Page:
Virtually all our clients are government or non-profit boards, their CEOs and senior staff. We enjoy and accept engagements with related entities, but in all instances our work focuses on governance, top-level strategic leadership, and accountable organizational performance.
A substantial portion of our work is with public school boards. We specialize in serving clients who choose to adopt our own model, Coherent Governance®.
We also offer custom governance work for boards that want to achieve excellent governance and organizational performance by developing new governance processes without affecting their existing traditional policies.
At this point, more than 90 percent of our work is centered on Coherent Governance, which we consider to be the single best method available to help boards effectively lead the organizations for which they are responsible.
Ginger offers considerable expertise and experience on assessments. She dives deep with our clients in determining what valid and reliable measures exist to demonstrate accountability for achieving organizational results.
Both models are aimed at the same thing: helping boards govern better. Both models are built around four types of policies: one creating the board’s own governing culture; one defining the CEO’s level of authority and accountability; one defining the board’s values about the organization’s operations; and one expressing the board’s expected outcomes for owners or clients.
The primary differences between the two models are in the Executive Limitations/Operational Expectations area. Coherent Governance includes policies dealing with operational areas of concern not accommodated by Policy Governance®, and the language of the OE policies includes both directives (“do this”) and prohibitions (“don’t do this”). This latter feature eliminates the “double negative” concern with Policy Governance Executive Limitations that some users feel creates awkward language issues.
Our experience has proved to us that organizations such as school boards and other public boards face issues and challenges that make them different from other types of boards in some important ways. They face fierce community scrutiny, legislative mandates, comparatively frequent leadership turnover, complex student needs, uncertain funding, and inadequate training. They deal with instructional issues, discipline issues, and staffing issues that are more complex than those faced by most non-public boards.
We believe that these public boards must have written policies that other boards may not need in order to express their values and concerns about the organizational actions and decisions they would find unacceptable. Coherent Governance assures that all important operational concerns are addressed, leaving no critical gaps. The board safely can delegate operational decision-making to its CEO with assurance that it will not need to dwell on day-to-day operations. It can govern, not manage the manager!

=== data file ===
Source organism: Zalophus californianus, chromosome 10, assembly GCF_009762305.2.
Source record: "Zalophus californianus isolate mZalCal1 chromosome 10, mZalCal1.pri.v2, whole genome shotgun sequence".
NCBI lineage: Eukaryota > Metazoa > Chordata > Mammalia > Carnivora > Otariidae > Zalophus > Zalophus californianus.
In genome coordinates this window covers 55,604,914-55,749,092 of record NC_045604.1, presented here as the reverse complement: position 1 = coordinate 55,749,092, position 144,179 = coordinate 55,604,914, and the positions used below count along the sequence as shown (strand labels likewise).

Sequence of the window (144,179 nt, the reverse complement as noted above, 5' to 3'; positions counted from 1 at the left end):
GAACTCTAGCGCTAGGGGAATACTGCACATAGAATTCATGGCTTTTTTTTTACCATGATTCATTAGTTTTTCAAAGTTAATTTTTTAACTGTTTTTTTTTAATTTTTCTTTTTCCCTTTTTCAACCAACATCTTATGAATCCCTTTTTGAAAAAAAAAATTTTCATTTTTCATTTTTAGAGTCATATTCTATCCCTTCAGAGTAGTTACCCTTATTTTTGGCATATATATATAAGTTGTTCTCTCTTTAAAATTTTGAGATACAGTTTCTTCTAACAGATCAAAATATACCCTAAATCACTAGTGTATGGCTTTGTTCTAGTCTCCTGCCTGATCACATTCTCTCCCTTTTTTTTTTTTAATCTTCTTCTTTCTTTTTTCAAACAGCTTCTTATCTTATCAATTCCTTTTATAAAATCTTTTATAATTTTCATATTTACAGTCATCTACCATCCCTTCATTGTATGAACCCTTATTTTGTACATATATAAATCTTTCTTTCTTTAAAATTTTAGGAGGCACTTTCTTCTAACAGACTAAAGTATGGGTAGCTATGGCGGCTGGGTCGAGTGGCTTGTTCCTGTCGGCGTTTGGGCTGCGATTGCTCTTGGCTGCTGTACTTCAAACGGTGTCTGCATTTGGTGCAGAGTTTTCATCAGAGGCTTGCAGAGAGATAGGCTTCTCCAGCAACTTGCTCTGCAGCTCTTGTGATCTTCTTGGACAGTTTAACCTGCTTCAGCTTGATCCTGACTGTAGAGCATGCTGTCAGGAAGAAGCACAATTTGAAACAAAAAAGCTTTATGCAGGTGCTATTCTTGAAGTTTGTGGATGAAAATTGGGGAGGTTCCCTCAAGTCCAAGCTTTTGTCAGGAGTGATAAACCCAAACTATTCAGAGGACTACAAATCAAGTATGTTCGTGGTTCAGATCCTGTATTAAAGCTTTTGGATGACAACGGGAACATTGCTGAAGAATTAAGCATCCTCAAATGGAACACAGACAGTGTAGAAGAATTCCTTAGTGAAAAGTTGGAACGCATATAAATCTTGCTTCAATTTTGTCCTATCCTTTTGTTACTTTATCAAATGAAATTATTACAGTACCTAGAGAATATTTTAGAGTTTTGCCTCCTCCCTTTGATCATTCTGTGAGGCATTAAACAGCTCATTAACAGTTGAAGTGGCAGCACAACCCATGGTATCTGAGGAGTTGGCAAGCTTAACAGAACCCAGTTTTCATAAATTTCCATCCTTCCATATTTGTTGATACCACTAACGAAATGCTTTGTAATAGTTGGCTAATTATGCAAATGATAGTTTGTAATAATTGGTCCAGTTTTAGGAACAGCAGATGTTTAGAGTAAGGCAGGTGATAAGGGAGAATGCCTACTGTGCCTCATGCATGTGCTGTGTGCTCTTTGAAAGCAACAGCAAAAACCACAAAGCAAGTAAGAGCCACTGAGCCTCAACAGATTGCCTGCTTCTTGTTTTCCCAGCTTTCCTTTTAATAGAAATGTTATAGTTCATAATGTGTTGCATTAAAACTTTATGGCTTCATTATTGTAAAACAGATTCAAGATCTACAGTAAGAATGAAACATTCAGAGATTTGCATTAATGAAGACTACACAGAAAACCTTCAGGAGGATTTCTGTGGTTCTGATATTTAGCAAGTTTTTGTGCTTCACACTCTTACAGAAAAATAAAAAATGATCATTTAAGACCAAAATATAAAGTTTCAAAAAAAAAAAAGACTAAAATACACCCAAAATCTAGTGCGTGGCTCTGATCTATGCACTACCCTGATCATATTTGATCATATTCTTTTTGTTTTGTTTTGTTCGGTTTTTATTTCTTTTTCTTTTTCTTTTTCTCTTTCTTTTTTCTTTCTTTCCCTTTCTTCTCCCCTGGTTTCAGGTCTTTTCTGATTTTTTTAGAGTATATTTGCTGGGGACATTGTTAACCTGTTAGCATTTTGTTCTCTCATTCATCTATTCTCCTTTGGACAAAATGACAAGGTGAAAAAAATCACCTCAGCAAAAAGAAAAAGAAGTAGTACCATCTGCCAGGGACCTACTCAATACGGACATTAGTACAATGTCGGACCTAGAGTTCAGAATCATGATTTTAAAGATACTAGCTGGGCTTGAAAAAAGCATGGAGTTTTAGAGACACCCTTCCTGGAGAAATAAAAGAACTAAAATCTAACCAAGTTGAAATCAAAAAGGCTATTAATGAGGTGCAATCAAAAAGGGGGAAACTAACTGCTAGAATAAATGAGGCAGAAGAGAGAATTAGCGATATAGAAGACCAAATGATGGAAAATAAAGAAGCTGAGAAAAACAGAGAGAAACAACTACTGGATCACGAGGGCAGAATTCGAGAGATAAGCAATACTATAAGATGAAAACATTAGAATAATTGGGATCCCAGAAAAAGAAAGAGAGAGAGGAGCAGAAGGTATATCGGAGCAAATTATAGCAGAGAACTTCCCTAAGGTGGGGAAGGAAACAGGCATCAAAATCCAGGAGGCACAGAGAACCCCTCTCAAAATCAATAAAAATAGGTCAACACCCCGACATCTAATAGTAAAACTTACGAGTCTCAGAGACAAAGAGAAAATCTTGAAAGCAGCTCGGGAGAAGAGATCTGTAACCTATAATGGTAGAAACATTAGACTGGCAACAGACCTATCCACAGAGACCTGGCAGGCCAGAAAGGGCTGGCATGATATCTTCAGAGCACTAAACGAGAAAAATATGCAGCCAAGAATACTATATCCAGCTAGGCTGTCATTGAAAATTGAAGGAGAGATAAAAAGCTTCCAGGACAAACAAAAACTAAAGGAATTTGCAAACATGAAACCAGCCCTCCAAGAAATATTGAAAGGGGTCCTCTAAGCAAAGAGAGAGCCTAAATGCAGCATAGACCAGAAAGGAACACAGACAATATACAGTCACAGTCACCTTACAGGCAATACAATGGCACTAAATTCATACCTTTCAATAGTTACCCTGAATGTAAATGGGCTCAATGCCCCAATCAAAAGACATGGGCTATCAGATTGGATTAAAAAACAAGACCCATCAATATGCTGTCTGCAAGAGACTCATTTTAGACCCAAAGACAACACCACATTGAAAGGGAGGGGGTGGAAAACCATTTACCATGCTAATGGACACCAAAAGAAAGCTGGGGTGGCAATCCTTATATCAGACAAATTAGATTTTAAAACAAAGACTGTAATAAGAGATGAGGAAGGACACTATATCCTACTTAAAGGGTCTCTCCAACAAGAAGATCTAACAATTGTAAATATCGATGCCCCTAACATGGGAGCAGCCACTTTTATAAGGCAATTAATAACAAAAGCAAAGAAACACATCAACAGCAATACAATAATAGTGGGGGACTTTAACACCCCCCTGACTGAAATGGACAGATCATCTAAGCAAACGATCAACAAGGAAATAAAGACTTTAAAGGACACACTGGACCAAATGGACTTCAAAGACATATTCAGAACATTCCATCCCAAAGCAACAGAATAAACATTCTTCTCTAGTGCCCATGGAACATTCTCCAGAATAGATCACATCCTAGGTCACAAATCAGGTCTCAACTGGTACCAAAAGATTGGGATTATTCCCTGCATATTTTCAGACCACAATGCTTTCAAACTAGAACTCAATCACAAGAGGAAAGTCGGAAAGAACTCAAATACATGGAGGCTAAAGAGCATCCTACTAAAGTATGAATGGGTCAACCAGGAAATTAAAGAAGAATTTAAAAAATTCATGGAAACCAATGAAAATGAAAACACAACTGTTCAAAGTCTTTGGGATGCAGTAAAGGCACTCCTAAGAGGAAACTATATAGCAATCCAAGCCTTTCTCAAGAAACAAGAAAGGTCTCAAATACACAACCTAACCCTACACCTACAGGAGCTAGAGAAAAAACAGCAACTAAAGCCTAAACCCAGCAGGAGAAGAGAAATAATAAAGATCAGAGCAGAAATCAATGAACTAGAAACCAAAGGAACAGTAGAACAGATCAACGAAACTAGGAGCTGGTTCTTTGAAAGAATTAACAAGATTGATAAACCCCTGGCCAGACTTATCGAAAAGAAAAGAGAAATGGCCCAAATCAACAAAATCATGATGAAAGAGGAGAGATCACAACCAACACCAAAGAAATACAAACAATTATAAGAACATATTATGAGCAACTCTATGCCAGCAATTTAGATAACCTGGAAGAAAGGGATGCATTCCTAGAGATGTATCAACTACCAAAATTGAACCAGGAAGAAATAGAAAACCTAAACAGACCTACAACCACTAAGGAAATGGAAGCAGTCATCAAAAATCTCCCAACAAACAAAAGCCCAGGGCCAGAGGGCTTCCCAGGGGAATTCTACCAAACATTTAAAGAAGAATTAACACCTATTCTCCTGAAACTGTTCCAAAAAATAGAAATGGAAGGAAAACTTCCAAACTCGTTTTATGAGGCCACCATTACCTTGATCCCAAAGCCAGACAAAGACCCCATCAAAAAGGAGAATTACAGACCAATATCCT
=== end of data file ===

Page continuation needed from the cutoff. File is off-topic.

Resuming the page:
As with any consulting group, this can vary. Some of our clients plan a full year in advance, and set calendar commitments early to avoid conflicts. Others are less far-sighted. Normally, if a client knows six to eight weeks in advance when work is desired, we will be able to accommodate their preferences.
Most of our professional careers have been spent in service to or for school boards. We know the special challenge they face to achieve good governance: they usually are political; they are populated by lay people often with little or no board experience or education expertise; the organizations they serve are surprisingly complex; they account for a community’s greatest expenditure of tax dollars; and they have power over the welfare and success of our children. We believe the performance of these supremely important boards must be self-disciplined and properly focused on students and their achievement. We consider that to be a challenge worth meeting!
We have served clients with annual budgets ranging from $200,000 to more than $3 billion, from employing fewer than 10 employees to more than 45,000. We have discovered and validated over and over: regardless of the size or complexity of the organization, or even its type, a board is a board. All have unique challenges. All have unique characteristics. But when the issues that face boards are reduced to their lowest common denominator, there are many more commonalities among boards than there are differences.
Virtually all of our work is performed by us: Senior Partners, Linda J. Dawson and Dr. Randy Quinn. Linda is based in Gig Harbor, WA and Randy works out of Aspen’s Alabama office. We are joined by Associate Ginger Hopkins who is based in South Carolina.
Yes, most of the time we do. We believe our work in teams increases the quality of service our clients receive. We have differing expertise, strengths and styles that enhance our delivery and ability to connect with different special needs and personalities. We trade taking the lead, allowing each other moments for thinking, reflecting, supporting, weighing-in and recording the product of the discussion for immediate response to the client.
Aspen charges fixed fees for all its services, which in some cases vary based on the size, type and complexity of the organization: large organizations and boards are more complex and often require deeper levels of intervention and support than smaller ones. Most of our work is priced by project, rather than by day. Project work is priced individually based on the foregoing considerations, and usually results in greater economy for the client.